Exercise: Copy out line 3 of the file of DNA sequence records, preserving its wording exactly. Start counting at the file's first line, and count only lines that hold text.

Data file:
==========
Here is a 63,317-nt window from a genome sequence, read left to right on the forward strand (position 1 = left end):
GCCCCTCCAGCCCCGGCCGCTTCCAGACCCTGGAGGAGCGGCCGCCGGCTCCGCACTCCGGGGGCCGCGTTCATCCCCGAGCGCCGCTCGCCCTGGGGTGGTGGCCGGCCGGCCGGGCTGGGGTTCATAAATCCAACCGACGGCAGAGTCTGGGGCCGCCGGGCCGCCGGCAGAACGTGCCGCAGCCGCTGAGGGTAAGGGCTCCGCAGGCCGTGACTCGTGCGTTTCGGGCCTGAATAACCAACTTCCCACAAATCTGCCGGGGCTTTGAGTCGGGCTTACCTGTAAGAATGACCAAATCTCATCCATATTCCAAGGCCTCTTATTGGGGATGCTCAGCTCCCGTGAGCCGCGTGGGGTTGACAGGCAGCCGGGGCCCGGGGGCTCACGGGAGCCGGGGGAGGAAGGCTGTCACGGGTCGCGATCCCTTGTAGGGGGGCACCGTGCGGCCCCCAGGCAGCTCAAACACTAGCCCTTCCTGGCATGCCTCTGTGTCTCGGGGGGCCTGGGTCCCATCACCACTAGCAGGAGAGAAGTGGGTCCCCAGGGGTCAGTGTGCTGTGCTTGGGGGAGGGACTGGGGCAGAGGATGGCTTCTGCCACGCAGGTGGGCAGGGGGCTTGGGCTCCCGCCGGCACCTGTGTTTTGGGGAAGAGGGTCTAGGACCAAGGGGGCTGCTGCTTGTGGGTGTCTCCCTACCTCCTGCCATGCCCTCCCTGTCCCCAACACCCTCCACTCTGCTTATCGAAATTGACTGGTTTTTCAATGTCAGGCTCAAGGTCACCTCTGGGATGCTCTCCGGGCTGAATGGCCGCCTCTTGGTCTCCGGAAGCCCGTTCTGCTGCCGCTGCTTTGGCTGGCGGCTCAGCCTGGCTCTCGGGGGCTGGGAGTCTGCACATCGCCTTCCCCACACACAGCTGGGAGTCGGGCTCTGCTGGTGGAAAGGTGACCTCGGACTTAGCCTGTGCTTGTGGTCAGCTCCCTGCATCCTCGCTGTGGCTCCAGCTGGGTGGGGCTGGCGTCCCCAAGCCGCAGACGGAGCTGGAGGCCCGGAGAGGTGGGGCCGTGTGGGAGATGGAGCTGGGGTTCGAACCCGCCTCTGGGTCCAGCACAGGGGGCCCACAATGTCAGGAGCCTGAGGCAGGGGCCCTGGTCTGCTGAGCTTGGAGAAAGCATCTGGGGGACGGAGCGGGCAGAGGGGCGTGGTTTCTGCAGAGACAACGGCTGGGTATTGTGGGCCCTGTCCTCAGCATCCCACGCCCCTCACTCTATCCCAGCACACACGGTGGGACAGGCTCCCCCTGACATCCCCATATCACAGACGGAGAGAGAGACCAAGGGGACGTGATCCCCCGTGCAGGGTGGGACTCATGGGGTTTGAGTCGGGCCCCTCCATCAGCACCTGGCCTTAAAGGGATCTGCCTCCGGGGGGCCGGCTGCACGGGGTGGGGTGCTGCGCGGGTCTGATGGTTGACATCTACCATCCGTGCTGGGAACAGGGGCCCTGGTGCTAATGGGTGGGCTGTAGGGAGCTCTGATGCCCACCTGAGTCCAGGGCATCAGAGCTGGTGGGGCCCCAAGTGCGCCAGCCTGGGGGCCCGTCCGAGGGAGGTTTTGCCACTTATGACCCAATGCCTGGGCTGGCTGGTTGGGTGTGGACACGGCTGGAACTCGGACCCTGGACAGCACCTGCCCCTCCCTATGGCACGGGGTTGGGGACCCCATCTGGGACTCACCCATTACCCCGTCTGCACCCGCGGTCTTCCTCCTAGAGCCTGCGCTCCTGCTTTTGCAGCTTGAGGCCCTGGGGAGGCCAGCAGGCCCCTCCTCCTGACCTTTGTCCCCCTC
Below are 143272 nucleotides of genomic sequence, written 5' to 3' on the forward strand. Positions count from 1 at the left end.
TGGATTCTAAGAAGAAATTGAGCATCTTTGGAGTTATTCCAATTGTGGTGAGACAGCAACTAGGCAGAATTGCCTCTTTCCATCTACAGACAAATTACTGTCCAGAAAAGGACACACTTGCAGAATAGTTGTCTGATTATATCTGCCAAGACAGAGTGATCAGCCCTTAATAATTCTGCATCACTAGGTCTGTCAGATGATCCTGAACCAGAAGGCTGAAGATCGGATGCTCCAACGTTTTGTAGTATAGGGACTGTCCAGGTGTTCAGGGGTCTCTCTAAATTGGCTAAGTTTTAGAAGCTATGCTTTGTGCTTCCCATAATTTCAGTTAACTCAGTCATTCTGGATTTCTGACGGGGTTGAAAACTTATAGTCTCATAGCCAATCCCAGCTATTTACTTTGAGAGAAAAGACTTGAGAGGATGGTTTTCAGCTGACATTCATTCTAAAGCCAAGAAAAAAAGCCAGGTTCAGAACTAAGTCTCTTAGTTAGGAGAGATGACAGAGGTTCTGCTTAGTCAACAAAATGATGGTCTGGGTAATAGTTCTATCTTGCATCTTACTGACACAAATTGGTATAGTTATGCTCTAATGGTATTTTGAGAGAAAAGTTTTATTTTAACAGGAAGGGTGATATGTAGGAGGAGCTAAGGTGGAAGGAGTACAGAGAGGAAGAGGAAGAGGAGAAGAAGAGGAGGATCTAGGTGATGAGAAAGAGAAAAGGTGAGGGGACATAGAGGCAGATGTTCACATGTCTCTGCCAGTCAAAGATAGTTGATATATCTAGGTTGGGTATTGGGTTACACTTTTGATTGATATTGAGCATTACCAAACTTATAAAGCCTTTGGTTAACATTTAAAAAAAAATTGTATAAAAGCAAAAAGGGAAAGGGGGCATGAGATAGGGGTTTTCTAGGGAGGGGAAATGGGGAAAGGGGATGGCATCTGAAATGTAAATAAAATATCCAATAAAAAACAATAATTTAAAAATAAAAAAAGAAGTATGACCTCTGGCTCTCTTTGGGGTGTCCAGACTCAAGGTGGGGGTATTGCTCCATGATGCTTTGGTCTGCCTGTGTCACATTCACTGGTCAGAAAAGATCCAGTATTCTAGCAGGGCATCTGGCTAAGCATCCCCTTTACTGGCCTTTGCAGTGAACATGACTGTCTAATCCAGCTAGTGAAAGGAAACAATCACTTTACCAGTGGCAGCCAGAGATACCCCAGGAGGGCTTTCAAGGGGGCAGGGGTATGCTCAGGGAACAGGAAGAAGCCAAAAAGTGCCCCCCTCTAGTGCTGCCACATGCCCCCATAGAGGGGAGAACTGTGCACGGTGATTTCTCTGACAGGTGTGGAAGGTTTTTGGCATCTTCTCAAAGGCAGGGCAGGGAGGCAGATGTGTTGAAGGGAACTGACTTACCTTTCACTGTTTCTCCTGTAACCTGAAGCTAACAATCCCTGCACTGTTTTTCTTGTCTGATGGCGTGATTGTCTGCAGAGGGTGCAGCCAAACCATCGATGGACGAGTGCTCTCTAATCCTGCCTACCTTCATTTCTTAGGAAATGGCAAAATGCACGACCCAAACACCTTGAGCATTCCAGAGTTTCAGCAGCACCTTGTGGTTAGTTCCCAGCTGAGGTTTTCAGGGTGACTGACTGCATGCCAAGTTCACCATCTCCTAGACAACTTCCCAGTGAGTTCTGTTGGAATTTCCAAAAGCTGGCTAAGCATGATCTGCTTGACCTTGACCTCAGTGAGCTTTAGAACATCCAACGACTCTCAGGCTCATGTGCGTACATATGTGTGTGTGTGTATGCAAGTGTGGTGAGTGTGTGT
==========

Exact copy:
Below are 143272 nucleotides of genomic sequence, written 5' to 3' on the forward strand. Positions count from 1 at the left end.